Based on their own program of recovery, mentoring experience and commitment to “passing it on,” Bill and Sandy Fifield have spoken to over 200 groups, in speaking engagements and workshops. Their recent book, “Dig Deep in One Place: A Couple’s Journey to a Spiritual Life.” encompasses all phases of the spiritual disease of fear, which afflicts all of us. Their story is an epic journey of 45 years through addiction, alcoholism, and co-dependence to come to a life of happy, joyous freedom. Learn more at: www.digdeepinoneplace.com. This program was recorded on July 31, 2013. Sadly, Bill, who had been struggling with cancer, died the following week. Along with sadness, I feel privileged to have gotten to know Bill for this brief period before he left us. -BW
Allan Hardman is an author and expert on personal and spiritual transformation, relationships, emotional healing– and a Toltec Master in the lineage of don Miguel Ruiz, author of The Four Agreements.™ Allan teaches in Sonoma County, CA, and from “The House of the Eagles,” his winter home in Chacala, Nayarít, Mexico. He guides Journeys of the Spirit to sacred sites in Mexico, and hosts wellness vacations in Chacala. He is the author of The Everything Toltec Wisdom Book, and co-author of two books with Deepak Chopra, Caroline Myss, Dr. Andrew Weil, Prince Charles, and others. Visit Allan’s extensive website at www.joydancer.com, where you can also learn about his online spiritual membership community.
Peter Strong, Ph. D., is a mindfulness therapist, meditation teacher and the author of The Path of Mindfulness Meditation. He treats anxiety, depression and all forms of emotional stress both in-person and online via Skype. In this podcast, Dr. Strong talks about mindfulness and how can it be applied to working with emotions. We’ll learn how mindfulness manifests in relationships and in transforming our experience of ourselves.
Pathwork teaches the profound distinction between sadness and depression. (For this essay, we exclude clinical depression, which is another animal.)
Depression is a self-generated, stuck state. In depression there is no movement.
Depression includes the attitude, “this shouldn’t be,” which is incompatible with flow, with life. It’s a feeling that we’re alone in the universe. A feeling that there’s absolutely nothing I can do. It includes the notion that there’s something outside of me that can be blamed for my depression.
However, depression can be a powerful teacher. It alerts us to tap into our sadness, so that healing can begin.
Nothing external can harm our spirit. People who have enlightened us on this notion include Viktor Frankl, whose spirit was not adulterated by the holocaust, and Nelson Mandela, who endured unconscionable imprisonment for 27 years without losing an iota of grace.
Unlike depression, sadness is a highly enabling state. Sadness in the present is a trigger of childhood wounding. We can’t always name the wounds, because at an early age we didn’t have sufficient ways of processing the experience. Rather than vivid memories, what are stored are the feelings.
There are many painful realities in our current life to stir our sadness. When we get hurt, misunderstood, rejected, dismissed, when our longings are unfulfilled, when we become present to the painful conditions in the world,sometimes a current sadness triggers our “ancient” pain and we grieve both at the same time.
Healing comes from feeling the sadness and from re-experiencing childhood wounds. While we can’t necessarily recreate the childhood events, we can recreate the feelings. Rather than resist the sadness, we can drop into it. We can feel those feelings. We can map our current feelings to those childhood feelings. We can alternate from just totally immersing ourselves like a child, crying, screaming, punching pillows, kicking our feet, rocking, etc. to engaging our adult conscious ego, who can soothe our child. Our adult can help our child distinguish that what’s happening in the present is just a trigger. Our adult can remind us that we are whole and complete and ultimately in control – that our true self will still be there when everything else goes. And that by opening ourselves to sadness and vulnerability, we are ultimately making ourselves more available to life.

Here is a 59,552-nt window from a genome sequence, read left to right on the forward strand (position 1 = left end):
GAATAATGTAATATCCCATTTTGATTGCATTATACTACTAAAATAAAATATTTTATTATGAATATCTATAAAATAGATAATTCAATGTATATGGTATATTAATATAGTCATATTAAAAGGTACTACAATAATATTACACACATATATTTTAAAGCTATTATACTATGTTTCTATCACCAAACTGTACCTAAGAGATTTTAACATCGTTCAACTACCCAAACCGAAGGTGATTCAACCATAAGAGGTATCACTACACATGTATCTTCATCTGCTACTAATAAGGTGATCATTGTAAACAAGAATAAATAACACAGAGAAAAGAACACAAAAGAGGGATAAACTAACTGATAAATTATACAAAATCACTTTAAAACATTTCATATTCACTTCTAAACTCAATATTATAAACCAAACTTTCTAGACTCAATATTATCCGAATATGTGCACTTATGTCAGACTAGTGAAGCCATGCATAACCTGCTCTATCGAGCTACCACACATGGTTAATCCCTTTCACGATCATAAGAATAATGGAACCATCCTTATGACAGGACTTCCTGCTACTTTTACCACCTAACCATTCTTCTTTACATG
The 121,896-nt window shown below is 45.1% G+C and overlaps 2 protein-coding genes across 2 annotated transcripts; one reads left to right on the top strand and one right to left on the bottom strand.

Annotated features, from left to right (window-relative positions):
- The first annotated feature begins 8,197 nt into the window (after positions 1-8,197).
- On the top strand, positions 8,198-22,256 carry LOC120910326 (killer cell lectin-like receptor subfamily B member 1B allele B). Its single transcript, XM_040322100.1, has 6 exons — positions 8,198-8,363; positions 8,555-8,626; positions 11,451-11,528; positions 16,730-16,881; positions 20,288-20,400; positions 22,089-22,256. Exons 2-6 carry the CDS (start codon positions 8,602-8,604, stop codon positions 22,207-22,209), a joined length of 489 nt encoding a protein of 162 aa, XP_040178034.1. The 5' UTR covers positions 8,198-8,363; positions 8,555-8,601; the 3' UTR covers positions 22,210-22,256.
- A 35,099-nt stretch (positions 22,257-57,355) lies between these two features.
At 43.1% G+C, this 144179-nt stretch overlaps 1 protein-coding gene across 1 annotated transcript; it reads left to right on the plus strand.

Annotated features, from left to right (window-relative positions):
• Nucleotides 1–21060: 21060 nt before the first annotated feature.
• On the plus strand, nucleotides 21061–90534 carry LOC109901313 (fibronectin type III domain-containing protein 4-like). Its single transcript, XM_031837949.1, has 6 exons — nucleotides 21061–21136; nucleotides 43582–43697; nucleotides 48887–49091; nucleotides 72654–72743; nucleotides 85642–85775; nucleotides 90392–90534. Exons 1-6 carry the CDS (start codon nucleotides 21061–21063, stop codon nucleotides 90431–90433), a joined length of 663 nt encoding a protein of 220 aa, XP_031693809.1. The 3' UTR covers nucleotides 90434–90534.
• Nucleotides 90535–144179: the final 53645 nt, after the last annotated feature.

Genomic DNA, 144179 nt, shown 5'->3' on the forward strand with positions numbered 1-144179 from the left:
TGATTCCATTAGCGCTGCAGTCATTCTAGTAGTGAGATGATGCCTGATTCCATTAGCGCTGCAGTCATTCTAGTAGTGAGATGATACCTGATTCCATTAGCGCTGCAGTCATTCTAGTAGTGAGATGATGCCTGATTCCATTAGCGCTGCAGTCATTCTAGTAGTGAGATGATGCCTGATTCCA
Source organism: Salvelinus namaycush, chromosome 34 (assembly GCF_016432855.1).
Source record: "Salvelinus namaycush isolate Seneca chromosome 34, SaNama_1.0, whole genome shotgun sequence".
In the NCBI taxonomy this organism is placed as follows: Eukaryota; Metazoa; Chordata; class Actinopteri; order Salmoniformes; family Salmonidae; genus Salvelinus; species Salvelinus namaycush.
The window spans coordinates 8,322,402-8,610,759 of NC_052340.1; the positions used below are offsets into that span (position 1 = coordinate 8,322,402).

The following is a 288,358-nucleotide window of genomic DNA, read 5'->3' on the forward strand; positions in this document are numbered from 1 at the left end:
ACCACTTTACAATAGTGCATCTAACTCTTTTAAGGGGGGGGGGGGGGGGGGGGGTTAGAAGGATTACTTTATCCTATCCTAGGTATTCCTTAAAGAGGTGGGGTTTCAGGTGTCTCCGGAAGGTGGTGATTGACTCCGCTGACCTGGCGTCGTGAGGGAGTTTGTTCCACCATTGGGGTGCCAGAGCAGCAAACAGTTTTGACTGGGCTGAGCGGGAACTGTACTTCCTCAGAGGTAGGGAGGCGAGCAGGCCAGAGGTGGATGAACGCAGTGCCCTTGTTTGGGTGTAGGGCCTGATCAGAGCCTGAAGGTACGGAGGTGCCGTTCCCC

Oh break my heart,
Oh break my heart,
Oh break my heart again…
So I can love even more.
Depression is unidentified sadness gone underground. Said another way, it’s an unhealthy attitude to the way we respond to sadness.
There is such a warm, wonderful richness in feeling our sadness. And there is catharsis. Not only do we wind up feeling better in the present, we also begin to heal our child consciousness. That child sadness may never fully go away; but, if we continue to re-experience it in healthy ways, its power over us diminishes over time.
When the heart weeps for what it has lost,
the spirit rejoices for what it has found.
(Adapted with liberties from a lecture by Sue Van Doeren on October 3, 2013.)
In the winter of 1964, Nelson Mandela arrived on Robben Island where he would spend 18 of his 27 prison years. Confined to a small cell, the floor his bed, a bucket for a toilet, he was forced to do hard labor in a quarry. He was allowed one visitor a year for 30 minutes. He could write and receive one letter every six months. But Robben Island became the crucible which transformed him. Through his intelligence, charm and dignified defiance, Mandela eventually bent even the most brutal prison officials to his will, assumed leadership over his jailed comrades and became the master of his own prison. He emerged from it the mature leader who would fight and win the great political battles that would create a new democratic South Africa. (source)
Death is the last taboo in our American culture, and spiritually, it’s killing us.
“The gift of death,” according to Stephen Jenkinson (a.k.a., the Griefwalker), “is life.” If there were no death, life would not be precious in its ephemerality. We would just take every day for granted.
Except, in our culture, that’s exactly what we do. We do everything possible to stave off and deny the eventuality of death. And it’s costing us our lives.
I’ve begun to use this in my relationship coaching and couples workshops to help create a sense of urgency. What if you were going to die on September 30th, 2013? This next, would be your last Thanksgiving, your last Christmas, your last Valentine’s Day. It would be the last time you’d see the crocus pop up in spring. I mean, wouldn’t you want to just spread out a blanket and watch that crocus for hours? Would you make sure you showered your children with love? Would you forgive your partner his/her past transgressions and desperately find a way to, one final time, really connect on a level you’d always dreamed might be possible?